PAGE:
Wednesday, November 16, 2016

The Alcoholic Gene

Dominick Martino

The Alcoholic Gene

Why can someone have one alcoholic beverage and stop, while others drink until they blackout? We all know that one friend who takes it a too far with drinking or the guy at the bar who drinks himself into oblivion. More shockingly, there are people that repeat this vicious cycle weekly, or even daily. How can scientists explain this behavior? Could it be their environment or perhaps genetics passed down in the family? According to investigators from the Washington University School of Medicine, an “alcoholic gene” is likely.
They found a gene called GABRG3 within chromosome 15 that was linked to alcoholism in the experiment. This is not to be confused with family attitudes about alcohol consumption. There are many families that drink more than others and although this plays a role in alcohol consumption, the gene GABRG3 separates people who enjoy alcohol and those who abuse it (Dick et. al, 2004).
The study was conducted on 262 families (2,282 individuals), where they isolated and observed three genes (GABRA5, GABRB3, and GABRG3) found on chromosome 15. People that were dependent on alcohol had a GABRG3 gene in the majority of cases. This experiment indicates that GABRG3 may cause a hyper excitable nervous system, leading to alcoholism to self-medicate. This data gave way to further evidence of how GABA relates to alcoholism, since the GABRG3 gene plays a role in how GABA function. However, there are a variety of genes and environmental factors that can contribute to alcoholism and scientists still do not understand why certain genes and/or gene interactions can result in a higher dependency for alcohol (Dick et. al, 2004).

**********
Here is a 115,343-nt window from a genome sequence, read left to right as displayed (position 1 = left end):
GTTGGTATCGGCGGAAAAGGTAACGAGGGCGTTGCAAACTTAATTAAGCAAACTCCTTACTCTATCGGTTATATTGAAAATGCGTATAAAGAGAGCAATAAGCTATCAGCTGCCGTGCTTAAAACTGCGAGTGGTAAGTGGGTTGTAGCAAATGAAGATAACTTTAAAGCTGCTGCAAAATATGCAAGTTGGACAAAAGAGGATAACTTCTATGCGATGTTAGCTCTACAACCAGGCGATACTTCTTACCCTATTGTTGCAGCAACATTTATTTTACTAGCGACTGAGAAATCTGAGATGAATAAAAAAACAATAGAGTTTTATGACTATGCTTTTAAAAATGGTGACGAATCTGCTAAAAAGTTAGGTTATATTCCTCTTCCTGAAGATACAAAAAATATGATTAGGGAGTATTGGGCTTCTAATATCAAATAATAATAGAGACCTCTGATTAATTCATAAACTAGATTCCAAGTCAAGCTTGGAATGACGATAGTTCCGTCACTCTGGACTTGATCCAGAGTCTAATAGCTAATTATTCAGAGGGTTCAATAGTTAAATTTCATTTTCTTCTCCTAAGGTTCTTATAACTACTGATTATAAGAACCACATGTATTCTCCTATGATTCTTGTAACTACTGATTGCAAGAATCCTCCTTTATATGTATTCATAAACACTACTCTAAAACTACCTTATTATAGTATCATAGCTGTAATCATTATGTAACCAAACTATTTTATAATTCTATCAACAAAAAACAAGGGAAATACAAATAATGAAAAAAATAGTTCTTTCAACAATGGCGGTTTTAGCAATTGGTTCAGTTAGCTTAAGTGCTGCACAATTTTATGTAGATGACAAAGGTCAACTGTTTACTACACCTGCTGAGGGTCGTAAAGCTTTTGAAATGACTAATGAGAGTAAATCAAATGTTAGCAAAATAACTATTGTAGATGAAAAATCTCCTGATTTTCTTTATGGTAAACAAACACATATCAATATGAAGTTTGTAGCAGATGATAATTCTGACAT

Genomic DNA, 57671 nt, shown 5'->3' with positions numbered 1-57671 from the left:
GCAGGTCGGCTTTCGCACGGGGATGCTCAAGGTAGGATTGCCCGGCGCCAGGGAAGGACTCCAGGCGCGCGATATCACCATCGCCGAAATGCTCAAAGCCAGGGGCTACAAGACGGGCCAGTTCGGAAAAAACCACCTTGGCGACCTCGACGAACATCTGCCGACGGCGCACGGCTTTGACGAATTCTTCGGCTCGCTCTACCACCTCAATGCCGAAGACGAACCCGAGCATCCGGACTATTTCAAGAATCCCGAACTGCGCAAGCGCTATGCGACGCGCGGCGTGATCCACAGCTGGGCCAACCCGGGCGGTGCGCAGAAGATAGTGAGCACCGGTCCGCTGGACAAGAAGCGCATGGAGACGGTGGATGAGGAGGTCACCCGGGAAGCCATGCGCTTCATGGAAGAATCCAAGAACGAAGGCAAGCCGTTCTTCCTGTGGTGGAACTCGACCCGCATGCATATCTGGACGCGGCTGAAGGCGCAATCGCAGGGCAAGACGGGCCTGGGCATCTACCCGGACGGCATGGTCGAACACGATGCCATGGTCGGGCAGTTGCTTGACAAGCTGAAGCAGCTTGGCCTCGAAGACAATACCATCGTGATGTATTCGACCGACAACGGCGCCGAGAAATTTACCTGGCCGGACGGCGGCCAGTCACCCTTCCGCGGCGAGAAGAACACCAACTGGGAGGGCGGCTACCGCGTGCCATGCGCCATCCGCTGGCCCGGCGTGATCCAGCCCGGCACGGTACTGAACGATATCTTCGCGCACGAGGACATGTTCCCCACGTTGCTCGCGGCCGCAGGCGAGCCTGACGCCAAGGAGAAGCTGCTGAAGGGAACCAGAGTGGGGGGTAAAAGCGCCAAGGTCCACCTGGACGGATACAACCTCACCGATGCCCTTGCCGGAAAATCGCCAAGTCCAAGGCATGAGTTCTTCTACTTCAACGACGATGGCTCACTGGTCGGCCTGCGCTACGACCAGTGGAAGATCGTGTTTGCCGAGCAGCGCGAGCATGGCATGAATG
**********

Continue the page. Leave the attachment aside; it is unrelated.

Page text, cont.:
Image result for alcohol         

To conclude, although there is speculation as to what gene affects alcoholism more than others, it is evident that certain genes affect human consumption. More importantly, there is a crucial link between GABA transmitters and alcoholism. Further studies should be conducted that observe more genes that regulate anxiety and their relation to alcohol dependence. Another study that appeared on the Journal of Neuroscience observed a different gene that is potentially responsible for alcoholism. CREB, a gene that regulates anxiety, brain function for learning, and alcohol tolerance, was studied in mice. Mice were offered alcohol and the ones that lacked the CREB gene drank 50% more alcohol than CREB sufficient mice. The Deficient CREB mice also showed more signs of anxiety than the control group. The consumption of alcohol decreased their anxiety. The research appears that the lack of the CREB protein was the basis for alcohol dependence in the mice (WebMD, 2004).

Dick, D. M., Edenberg, H. J., Xuei, X., Goate, A., Kuperman, S., Schuckit, M., … Foroud, T. (2004). Association of GABRG3 With Alcohol Dependence. Alcoholism: Clinical & Experimental Research, 28(1), 4-9. doi:10.1097/01.alc.0000108645.54345.98
WebMD. (2004). Researchers Identify Alcoholism Gene. Retrieved from


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    1. If the references do not appear, here they are.

      Dick, D.M., Edenberg, H.J., Xuei, X., Goate, A., Kuperman, S., Schuckit, M., … Foroud, T. (2004). Association of GABRG3 With Alcohol Dependence. Alcoholism: Clinical & Experimental Research, 28(1), 4-9. doi:10.1097/01.alc.0000108645.54345.98

      WebMD.(2004). Researchers Identify Alcoholism Gene. Retrieved from